Q. How was the experience of visiting families?
A. We were able to accompany volunteers who have been distributing food and medicine for several weeks. We visited villages, especially around the city of Kiev, where there was heavy shelling.
We were there distributing food and accompanying those who have lost everything, even their loved ones.
People surprised us with their generosity, inviting us in for a cup of tea or coffee. They surprised us with their love and hospitality. So far they have had very few visitors, so that they were very grateful.
Q. Does the UEBE continue to collect supplies and funds to help?
A. We have returned thinking about what to do. Three full trailers have already been sent, with a hundred tons of humanitarian aid. But seeing that the need is still there and the war is not over, we think we have to keep the humanitarian aid going.
We continue with the bank account open and with the willingness to help. We will be working according to what we receive, be it financial or material resources.
We have also seen that it is possible to buy food on the ground, in various places that can provide the necessary materials, so we are already sending money for the churches to use it according to the needs they see. But at the same time we are still open to the possibility that more people can be added to the new deliveries that we will make from Spain in one more container.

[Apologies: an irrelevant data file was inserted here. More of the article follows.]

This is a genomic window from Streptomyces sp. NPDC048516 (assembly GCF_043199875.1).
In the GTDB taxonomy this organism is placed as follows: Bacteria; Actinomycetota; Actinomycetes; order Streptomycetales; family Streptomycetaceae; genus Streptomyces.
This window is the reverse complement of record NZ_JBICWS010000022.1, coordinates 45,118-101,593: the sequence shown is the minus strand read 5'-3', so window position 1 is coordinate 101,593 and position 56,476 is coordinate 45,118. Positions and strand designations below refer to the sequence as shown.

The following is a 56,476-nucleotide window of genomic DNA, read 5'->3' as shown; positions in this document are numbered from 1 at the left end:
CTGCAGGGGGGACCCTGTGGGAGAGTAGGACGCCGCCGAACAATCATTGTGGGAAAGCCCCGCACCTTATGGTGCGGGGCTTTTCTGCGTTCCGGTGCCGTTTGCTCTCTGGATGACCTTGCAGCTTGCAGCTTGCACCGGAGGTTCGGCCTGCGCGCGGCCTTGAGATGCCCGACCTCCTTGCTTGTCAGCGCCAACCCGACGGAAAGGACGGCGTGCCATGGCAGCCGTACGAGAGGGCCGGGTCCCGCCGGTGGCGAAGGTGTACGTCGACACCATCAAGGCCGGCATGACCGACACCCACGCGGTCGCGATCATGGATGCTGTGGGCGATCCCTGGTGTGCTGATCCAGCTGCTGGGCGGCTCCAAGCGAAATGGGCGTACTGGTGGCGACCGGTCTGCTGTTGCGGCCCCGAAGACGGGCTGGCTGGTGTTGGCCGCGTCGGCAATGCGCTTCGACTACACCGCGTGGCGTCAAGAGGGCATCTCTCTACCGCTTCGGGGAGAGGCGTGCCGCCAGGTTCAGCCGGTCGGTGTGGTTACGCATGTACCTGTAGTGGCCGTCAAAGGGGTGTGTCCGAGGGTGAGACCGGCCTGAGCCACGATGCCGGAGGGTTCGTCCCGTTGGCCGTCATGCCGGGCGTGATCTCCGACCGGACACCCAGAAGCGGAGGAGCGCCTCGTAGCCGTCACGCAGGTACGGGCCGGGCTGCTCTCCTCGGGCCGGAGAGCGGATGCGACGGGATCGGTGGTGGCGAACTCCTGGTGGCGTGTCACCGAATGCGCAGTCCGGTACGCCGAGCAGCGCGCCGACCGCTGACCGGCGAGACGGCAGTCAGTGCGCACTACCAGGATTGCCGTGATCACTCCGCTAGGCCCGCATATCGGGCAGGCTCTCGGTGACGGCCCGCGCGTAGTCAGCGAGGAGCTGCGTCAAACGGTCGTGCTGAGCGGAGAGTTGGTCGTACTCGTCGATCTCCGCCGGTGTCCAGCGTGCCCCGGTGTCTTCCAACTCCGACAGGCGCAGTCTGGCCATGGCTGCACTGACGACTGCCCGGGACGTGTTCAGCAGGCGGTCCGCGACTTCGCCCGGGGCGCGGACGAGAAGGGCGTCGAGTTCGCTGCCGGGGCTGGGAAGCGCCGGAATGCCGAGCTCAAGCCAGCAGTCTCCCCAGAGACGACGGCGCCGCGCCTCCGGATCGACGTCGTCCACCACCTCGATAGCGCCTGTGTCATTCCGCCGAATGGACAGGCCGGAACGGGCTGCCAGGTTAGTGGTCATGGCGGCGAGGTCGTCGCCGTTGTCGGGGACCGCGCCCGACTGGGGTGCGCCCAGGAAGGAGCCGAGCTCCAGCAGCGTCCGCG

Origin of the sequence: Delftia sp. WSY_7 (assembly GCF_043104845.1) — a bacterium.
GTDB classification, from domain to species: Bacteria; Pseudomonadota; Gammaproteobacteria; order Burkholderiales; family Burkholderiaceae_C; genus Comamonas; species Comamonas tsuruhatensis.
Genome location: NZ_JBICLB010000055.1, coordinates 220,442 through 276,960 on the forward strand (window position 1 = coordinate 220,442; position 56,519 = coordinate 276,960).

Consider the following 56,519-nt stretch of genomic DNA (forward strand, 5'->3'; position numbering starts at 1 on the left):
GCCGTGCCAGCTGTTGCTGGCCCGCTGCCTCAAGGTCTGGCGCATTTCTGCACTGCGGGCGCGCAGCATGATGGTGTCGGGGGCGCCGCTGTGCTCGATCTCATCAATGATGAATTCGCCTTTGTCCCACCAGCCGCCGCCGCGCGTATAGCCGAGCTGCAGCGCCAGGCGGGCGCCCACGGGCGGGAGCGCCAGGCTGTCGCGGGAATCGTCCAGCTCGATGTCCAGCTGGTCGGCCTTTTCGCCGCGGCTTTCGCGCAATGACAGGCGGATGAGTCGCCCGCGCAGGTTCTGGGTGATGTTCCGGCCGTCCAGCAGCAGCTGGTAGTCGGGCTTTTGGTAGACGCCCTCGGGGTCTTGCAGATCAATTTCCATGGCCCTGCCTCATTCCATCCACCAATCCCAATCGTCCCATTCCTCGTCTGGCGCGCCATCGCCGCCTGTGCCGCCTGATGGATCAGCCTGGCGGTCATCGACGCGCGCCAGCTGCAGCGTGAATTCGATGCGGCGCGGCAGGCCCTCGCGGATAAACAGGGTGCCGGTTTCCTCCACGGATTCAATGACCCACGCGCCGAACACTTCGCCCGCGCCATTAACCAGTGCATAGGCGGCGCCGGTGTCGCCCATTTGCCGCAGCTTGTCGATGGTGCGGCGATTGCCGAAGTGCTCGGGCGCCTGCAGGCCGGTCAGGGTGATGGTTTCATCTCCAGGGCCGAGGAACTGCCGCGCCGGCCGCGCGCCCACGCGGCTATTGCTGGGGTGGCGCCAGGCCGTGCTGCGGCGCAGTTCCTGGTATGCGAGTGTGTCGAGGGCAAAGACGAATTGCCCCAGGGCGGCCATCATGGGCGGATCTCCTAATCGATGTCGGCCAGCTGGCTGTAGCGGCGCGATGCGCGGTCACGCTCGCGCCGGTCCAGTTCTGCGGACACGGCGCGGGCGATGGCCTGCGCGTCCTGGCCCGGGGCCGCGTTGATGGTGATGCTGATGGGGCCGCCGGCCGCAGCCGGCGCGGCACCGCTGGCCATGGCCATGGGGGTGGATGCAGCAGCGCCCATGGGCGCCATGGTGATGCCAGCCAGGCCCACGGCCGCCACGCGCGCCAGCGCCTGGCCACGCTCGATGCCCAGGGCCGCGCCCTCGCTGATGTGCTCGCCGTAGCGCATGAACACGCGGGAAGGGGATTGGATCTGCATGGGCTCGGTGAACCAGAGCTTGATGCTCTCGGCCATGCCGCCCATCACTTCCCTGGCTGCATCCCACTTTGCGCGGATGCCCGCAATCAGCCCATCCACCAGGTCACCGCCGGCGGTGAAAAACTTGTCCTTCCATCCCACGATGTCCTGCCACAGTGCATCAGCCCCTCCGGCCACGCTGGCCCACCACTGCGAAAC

Q. There has been a great response worldwide, but there have also been Baptist leaders in Russia who have spoken out against the war. Do you think this could pave the way for reconciliation in the future?
A. We ask ourselves a lot of questions about this. If it is from a spiritual point of view, we believe that God is a God of miracles, and this will be a miracle. But if we look at it from a more sociological perspective, it is something that takes us back to the Spanish Civil War. It makes us think that we have been in the post-war period for almost 80 years and it still seems, at times, as if it happened yesterday.